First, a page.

In fact, exploring Auckland’s volcanic field is one of the most unique outdoor summer adventures in the city. While some are only a few metres high, others are huge and perfect for a walk or cycle. One Tree Hill, for instance, stands 182 metres high, and Auckland’s tallest volcano, Mount Eden, stands at 196 metres high. Needless to say, both offer unparalleled views of their surrounds.
Rangitoto Island is Auckland’s youngest, largest and most distinctive volcano; in the centre of the island (which you get to via kayak), formed as the result of 250,000 years of continuous volcanic eruptions, you’ll find a curiously symmetrical volcanic cone, rising 260 metre high in the air. More than that, you can also walk through seven ‘lava tubes’, naturally made tunnels formed by flowing liquid lava.
Explore the city’s many parks
It certainly begins to cool down quickly in Auckland, but a chill in the air hardly puts this city to sleep. Quite the contrary, it’s a great opportunity to explore the parts of the city that really come to life post-summer – in particular, the city’s many beautiful parks, where crisp, fallen leaves of red, brown and golden hues provide an enchanting backdrop to any job or casual stroll, especially those in the middle of the city.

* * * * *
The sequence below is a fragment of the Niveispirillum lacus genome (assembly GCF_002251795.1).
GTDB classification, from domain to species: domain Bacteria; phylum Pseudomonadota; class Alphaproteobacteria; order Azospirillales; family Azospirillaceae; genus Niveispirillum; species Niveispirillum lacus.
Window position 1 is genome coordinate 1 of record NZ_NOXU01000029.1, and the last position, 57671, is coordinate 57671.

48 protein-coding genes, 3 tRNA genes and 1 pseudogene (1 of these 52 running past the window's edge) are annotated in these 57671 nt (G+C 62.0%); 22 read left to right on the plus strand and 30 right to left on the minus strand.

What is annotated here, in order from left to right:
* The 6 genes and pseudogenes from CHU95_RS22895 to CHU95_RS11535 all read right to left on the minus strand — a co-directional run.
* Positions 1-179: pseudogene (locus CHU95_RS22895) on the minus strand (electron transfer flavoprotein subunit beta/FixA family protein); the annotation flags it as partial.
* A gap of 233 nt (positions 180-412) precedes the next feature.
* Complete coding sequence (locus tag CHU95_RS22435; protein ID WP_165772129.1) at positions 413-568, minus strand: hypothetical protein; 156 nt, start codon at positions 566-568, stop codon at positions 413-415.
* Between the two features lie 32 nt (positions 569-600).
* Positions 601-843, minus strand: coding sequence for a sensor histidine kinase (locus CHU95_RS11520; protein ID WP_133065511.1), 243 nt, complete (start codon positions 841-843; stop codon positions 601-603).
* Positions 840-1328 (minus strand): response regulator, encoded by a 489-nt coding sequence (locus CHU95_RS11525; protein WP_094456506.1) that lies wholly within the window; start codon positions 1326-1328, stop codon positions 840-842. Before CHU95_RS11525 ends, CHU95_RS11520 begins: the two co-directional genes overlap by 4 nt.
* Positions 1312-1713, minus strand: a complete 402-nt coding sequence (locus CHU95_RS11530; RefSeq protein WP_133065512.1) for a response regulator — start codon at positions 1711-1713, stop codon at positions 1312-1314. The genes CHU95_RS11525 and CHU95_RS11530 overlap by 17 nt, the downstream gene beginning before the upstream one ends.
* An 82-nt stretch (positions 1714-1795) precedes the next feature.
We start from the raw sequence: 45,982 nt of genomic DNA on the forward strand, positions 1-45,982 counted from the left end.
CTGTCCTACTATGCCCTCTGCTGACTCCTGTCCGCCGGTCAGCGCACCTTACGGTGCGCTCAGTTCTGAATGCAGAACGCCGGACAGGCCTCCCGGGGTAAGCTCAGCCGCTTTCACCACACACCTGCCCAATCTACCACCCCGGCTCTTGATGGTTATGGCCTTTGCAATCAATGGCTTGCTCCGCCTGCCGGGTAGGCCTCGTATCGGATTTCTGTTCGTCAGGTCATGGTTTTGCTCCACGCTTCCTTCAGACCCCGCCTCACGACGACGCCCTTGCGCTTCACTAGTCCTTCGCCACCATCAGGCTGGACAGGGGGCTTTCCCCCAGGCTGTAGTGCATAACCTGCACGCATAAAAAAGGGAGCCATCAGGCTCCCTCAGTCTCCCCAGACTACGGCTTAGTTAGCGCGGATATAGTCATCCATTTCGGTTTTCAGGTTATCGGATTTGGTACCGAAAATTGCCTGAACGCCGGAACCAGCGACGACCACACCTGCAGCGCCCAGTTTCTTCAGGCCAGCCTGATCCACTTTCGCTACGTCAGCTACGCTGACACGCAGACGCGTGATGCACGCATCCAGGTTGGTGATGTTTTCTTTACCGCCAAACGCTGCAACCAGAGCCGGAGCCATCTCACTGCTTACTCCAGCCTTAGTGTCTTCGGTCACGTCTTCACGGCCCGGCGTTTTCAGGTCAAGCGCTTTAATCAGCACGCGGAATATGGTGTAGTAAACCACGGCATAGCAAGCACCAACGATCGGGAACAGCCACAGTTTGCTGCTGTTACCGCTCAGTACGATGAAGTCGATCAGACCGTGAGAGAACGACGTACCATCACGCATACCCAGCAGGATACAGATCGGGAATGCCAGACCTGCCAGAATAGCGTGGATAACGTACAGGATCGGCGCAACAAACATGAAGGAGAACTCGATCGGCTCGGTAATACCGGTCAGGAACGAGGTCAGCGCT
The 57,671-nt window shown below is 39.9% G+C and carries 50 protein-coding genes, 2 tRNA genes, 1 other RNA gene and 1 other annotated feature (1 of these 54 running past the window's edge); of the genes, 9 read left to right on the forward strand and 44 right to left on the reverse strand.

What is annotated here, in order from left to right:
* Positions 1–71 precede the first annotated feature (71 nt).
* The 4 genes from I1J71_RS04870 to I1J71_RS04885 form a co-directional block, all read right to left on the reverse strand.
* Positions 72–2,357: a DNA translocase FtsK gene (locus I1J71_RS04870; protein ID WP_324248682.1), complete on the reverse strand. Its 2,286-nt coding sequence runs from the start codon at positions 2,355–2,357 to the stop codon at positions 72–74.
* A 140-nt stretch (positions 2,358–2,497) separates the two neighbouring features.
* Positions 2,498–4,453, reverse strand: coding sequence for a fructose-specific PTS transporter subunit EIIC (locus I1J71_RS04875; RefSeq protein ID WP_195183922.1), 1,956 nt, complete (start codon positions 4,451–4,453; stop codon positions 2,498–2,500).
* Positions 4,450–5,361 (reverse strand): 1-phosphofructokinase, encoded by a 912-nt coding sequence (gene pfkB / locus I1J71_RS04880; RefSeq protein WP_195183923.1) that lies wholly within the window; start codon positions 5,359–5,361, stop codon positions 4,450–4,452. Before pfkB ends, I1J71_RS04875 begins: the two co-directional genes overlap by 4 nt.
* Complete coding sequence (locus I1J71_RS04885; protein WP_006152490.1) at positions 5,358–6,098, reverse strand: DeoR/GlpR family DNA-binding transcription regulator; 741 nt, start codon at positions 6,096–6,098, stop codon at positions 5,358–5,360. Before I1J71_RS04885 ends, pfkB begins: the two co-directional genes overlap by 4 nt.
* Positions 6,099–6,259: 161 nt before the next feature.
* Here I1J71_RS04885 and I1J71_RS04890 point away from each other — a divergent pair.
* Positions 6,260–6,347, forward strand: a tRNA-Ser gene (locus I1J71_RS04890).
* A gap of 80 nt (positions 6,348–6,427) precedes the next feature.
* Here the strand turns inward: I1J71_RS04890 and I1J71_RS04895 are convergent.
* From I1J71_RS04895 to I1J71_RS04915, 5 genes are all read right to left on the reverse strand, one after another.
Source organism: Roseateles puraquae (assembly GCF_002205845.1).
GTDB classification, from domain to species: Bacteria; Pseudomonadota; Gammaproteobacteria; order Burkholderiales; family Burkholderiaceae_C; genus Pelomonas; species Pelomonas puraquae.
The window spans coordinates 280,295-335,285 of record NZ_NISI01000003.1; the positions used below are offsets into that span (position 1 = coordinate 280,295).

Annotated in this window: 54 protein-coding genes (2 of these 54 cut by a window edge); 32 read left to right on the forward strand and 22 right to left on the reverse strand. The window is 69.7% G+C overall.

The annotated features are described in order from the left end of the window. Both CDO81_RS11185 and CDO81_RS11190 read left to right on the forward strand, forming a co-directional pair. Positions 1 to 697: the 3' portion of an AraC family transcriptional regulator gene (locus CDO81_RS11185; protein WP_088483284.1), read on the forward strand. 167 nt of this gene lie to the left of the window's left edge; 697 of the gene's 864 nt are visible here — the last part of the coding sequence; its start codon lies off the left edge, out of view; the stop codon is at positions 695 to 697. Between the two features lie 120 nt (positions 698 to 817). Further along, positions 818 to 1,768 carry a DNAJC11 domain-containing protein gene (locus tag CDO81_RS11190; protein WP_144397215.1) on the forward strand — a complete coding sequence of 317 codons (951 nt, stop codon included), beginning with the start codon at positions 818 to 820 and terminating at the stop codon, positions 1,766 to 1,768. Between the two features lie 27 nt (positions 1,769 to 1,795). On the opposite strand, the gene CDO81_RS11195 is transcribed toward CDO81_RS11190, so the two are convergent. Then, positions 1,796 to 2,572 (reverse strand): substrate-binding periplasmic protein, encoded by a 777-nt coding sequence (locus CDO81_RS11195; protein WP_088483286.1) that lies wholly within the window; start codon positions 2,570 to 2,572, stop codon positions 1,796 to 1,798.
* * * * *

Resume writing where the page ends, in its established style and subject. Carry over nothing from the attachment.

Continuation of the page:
Cornwall Park is situated at the very heart of Auckland, a haven in the middle of the city’s hustle and bustle. From live music and events to cycling trails and picnic areas, it’s a diverse and beautiful escape from the city.
Auckland Domain is the oldest park in the city, and though it’s only a five-minute drive from downtown Auckland, it feels like you’re a million miles away from town. The Domain, built around the cone of an extinct volcano, is home to duck ponds, exotic birds, trout and much more, including a natural amphitheatre and the Auckland War Memorial Museum, home to many powerful exhibitions and poignant stories from New Zealand’s military history.
Enjoy a plethora of cosy bars and restaurants